I always find this passage interesting because I've had the opportunity to be in Israel and observe Jewish families celebrating Purim. It's a family affair with the children dressing up as the characters in the story—little girls as Queen Esther, boys as Mordecai or King Ahasuerus. From what I could gather, fellowshipping around food is also a component.

Purim is still being observed thousands of years after God used Esther and Mordecai to save the Jewish people. I love this because the account of God's provision and love for His people is being remembered, retold, and passed on year after year, generation to generation.

Is it your practice to look back and remember how God has provided and moved on your behalf? Identify one or two spiritual landmarks in your life. How are you passing on or will pass on the message of God's goodness to the next generation? Tami

BIG Provision

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Today's reading: Esther 9:1-10

Esther 9:1-10 is a difficult and harsh passage because of the violence and death that takes place. Whenever I read this account, I have to make sure I keep in mind that this is an historical account from several thousand years ago that took place in a culture vastly different from today's world.

God's provision and the way in which He protected the Jews stood out prominently to me today. As I look back over my own life and think about many accounts in the Bible, I can see that oftentimes the way God moves and answers our prayers is so much different than what our limited human minds envision. The Jews had asked God to help and protect them, and He absolutely did—in His BIG and unique way.

Rather than God simply safeguarding the Jews as the designated day of Haman's edict played out, He provided complete and ongoing protection through the edict from Mordecai, which gave the Jews a protective status and allowed them to go on the offensive against those who hated them and planned to do them harm.

"On the very day when the enemies of the Jews hoped to gain the mastery over them, the reverse occurred: the Jews gained mastery over those who hated them" (vs. 1).

What's your experience with God making provision, and especially unconventional provision, for you and your family? How does knowing that God's ways are different—bigger, more creative, and beyond our human thinking—impact your prayers going forward? Tami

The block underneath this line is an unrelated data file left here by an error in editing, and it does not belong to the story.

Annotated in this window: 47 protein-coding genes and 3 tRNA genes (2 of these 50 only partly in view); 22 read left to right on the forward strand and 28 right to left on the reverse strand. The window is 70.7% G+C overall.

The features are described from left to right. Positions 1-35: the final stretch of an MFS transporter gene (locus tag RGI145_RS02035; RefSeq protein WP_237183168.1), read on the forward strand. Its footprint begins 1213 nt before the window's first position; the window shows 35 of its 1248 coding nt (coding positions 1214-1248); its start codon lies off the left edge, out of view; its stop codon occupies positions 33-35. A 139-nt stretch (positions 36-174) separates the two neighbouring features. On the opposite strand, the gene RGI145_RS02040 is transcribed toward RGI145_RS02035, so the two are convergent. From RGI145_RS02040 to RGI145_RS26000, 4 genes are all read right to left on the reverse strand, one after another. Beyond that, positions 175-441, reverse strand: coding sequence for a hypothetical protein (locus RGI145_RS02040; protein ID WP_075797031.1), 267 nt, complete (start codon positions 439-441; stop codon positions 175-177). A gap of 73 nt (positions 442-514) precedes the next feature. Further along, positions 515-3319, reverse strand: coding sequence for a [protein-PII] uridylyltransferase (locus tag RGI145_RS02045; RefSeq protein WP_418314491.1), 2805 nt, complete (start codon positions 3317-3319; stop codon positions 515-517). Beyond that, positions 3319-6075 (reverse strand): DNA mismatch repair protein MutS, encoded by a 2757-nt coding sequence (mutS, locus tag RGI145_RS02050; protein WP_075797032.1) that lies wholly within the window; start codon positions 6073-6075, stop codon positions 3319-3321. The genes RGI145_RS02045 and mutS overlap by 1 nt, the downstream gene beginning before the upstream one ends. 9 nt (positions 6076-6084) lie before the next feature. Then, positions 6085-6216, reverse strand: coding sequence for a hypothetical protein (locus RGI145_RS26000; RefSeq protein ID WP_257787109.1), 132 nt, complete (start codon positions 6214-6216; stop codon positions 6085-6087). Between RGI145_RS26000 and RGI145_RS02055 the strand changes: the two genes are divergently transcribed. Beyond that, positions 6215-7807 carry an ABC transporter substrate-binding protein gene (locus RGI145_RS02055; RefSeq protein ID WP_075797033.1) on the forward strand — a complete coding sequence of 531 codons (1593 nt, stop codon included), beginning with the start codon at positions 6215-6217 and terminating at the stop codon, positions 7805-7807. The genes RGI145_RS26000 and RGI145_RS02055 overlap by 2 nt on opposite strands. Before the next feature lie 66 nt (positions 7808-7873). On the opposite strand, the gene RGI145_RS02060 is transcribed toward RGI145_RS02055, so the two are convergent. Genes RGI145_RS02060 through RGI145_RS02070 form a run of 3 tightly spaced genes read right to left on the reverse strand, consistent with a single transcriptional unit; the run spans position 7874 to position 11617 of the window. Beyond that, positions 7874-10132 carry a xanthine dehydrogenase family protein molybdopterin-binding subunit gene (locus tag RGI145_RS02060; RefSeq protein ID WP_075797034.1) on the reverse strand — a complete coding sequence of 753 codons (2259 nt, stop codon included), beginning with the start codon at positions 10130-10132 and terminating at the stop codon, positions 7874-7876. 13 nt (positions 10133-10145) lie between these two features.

Family Matters

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Today's reading: Esther 8:1-17

One of the things I like about the book of Esther is the up close and personal look at a number of different relationships it provides. And because God created us to be relational, taking time to consider the relationships in Esther—family, marriage, business/work, friendship—can give us insight to help us navigate the relationships in our own lives.

Family is prominent throughout Esther, but the message of caring for, protecting, and loving one another came across especially loud and clear for me today. Even though Esther was taken away from Mordecai and then elevated to the position of queen, she found a way to maintain their relationship despite the fact that she couldn't talk with him face-to-face. And the fact that Esther was queen didn't go to her head. Mordecai was precious to her, and she continued to look to him for counsel and advice, promoting him when the opportunity presented itself.

Likewise, Mordecai loved and treasured Esther. As a result, he was painstakingly diligent about keeping his relationship with her intact. Mordecai kept tabs on Esther and did whatever he could for her from outside the palace.

Thank you, God, for giving us the book of Esther and the picture it provides of a healthy family relationship where you are the foundation.

What did you notice from Esther 8 and prior chapters about family? What does Esther 1-8 (and really the Bible as a whole) show us about the importance of family to God, as well as His desire for us to love and care for one another? Tami

Made Right--On Time

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Today's reading: Esther 7:7-8:17

NOTE: It's always wise to keep in mind that what we're reading in Esther is an historical account from long ago. Her life took place in a very different place and culture and in a time where things operated nothing like our current world of today.